A school in Lancashire is doing its bit to introduce more youngsters into our sport after including angling on its curriculum.
Smithills Secondary School, based in Bolton, has teamed up with both The Environment Agency and Bolton Angling Club to encourage pupils to try their hand at fishing as part of their educational development.
The project, which is the first of its kind in the region, was the brainchild of Smithills headteacher, and lifetime angling fan, Alec Cottrill. He said: “Fishing is available to every pupil; it really has become part of school life here.
“It allows them to learn about the environment, especially about the water cycle, and importance of water, weather patterns and the effect humans can have. Fishing can also be linked to numeracy so pupils understand about measuring water depths and using weights to balance floats.
“The sport has allowed those involved to improve key personal skills including communication, discipline, organisational skills and good citizenship.”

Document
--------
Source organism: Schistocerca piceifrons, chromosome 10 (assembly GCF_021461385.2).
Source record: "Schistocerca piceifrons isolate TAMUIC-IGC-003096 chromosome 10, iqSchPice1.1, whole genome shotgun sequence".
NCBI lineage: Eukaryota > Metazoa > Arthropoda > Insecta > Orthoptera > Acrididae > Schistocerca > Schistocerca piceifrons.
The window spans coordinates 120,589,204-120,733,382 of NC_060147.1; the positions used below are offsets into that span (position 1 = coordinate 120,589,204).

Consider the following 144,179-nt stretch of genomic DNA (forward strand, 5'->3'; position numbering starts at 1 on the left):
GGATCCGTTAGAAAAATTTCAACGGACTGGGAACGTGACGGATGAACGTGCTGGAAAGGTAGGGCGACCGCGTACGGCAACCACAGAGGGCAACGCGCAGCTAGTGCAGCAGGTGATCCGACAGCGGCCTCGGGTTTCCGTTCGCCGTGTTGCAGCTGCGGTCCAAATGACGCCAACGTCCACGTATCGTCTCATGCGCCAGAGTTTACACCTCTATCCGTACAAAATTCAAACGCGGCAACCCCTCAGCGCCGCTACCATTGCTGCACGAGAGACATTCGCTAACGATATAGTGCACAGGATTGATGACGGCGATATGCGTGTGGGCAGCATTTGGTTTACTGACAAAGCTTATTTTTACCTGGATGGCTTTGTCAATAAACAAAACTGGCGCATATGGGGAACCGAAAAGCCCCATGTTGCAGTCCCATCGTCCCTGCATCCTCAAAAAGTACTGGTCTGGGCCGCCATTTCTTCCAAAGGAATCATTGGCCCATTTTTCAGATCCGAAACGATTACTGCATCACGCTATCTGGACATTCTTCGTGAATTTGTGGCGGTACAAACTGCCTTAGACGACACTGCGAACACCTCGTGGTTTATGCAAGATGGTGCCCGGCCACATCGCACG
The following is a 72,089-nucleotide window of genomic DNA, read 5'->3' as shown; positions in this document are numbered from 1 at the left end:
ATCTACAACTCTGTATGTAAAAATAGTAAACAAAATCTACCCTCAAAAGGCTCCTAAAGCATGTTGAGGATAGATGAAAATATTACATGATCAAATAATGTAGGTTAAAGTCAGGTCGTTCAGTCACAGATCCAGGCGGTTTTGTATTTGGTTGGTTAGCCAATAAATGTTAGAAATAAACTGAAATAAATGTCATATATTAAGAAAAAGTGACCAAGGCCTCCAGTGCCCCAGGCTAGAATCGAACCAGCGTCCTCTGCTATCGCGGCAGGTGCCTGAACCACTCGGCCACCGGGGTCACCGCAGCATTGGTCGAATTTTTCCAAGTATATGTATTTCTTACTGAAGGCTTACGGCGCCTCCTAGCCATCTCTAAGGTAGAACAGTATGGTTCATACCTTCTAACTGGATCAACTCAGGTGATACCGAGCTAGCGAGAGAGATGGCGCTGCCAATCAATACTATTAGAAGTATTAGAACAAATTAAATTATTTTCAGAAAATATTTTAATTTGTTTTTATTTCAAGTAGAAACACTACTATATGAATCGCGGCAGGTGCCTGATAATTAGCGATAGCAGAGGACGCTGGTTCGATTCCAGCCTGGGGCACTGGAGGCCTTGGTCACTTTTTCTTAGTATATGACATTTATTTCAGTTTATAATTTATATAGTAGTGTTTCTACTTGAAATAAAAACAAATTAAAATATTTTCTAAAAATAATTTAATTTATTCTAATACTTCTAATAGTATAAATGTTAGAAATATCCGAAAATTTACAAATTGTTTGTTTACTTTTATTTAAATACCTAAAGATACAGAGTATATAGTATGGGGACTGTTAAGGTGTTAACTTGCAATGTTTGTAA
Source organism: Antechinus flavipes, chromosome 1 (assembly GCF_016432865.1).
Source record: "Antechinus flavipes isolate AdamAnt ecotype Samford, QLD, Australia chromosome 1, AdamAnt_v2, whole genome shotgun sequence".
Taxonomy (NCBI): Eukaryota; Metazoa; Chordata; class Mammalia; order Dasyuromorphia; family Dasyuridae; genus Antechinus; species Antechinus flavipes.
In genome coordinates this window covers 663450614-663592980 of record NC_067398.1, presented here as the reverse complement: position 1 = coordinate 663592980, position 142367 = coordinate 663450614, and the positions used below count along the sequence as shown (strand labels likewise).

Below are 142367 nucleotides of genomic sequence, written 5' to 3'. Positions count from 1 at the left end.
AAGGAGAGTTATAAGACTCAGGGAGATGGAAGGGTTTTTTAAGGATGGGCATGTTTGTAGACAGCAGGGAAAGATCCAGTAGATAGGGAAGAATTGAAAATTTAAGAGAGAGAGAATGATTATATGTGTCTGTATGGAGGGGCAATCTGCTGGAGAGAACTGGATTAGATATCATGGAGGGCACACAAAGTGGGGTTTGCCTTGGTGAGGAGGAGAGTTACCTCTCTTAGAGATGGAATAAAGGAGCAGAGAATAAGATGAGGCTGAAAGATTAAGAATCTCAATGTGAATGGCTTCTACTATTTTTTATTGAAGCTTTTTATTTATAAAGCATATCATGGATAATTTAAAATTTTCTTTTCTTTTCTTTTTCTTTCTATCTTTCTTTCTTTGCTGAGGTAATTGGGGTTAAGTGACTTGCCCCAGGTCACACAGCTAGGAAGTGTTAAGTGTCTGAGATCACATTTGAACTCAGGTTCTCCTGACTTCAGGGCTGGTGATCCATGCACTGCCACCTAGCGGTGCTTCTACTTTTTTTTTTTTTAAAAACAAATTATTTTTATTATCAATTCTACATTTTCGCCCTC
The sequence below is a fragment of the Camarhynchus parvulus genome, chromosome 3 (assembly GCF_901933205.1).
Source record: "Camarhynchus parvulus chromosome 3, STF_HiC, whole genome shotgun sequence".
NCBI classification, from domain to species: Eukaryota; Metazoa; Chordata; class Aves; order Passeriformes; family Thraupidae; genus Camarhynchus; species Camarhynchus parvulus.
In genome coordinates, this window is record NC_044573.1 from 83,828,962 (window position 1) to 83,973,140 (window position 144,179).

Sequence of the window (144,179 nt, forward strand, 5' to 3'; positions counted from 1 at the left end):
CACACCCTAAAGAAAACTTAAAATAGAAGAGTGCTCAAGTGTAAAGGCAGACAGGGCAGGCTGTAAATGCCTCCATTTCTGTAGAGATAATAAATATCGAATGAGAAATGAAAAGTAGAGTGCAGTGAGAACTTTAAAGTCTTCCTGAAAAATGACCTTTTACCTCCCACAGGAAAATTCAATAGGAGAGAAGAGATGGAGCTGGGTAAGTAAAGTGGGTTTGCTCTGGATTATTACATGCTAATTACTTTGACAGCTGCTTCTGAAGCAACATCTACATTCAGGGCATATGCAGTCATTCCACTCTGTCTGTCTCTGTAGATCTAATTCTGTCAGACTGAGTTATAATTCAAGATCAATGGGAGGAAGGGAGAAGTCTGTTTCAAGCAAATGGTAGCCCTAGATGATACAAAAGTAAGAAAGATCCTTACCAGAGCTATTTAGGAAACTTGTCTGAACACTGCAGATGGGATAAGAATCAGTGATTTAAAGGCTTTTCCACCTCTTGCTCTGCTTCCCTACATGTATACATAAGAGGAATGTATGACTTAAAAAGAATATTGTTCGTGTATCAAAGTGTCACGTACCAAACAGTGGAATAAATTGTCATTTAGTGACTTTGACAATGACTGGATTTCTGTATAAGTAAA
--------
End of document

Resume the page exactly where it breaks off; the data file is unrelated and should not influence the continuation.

The pupils, who range between the ages of 11 and 16, have been provided access to a lake, which is conveniently situated on the school grounds, by owners, Bolton Angling Club. With the help of EA officers and seven qualified coaches from the school staff, kids are taught everything from casting to fish care. The school has also organised a team which will take part in local competitions and it is hoped the project will encourage other schools nationwide to follow suit.
Steve Powell, fisheries specialist at the Environment Agency, said: “Schools such as this set a great example and we’d like to see more young people try their hand at fishing. Angling is now being recognised for its wider social, economic and educational benefits. We work closely with The Angling Trust who lead on increasing angling participation and training coaches in England.”
Any school interested in finding out more should contact the Angling Trust: www.anglingtrust.net
Schools can also find fisheries in their area on the FishingInfo website: www.fishinginfo.co.uk.”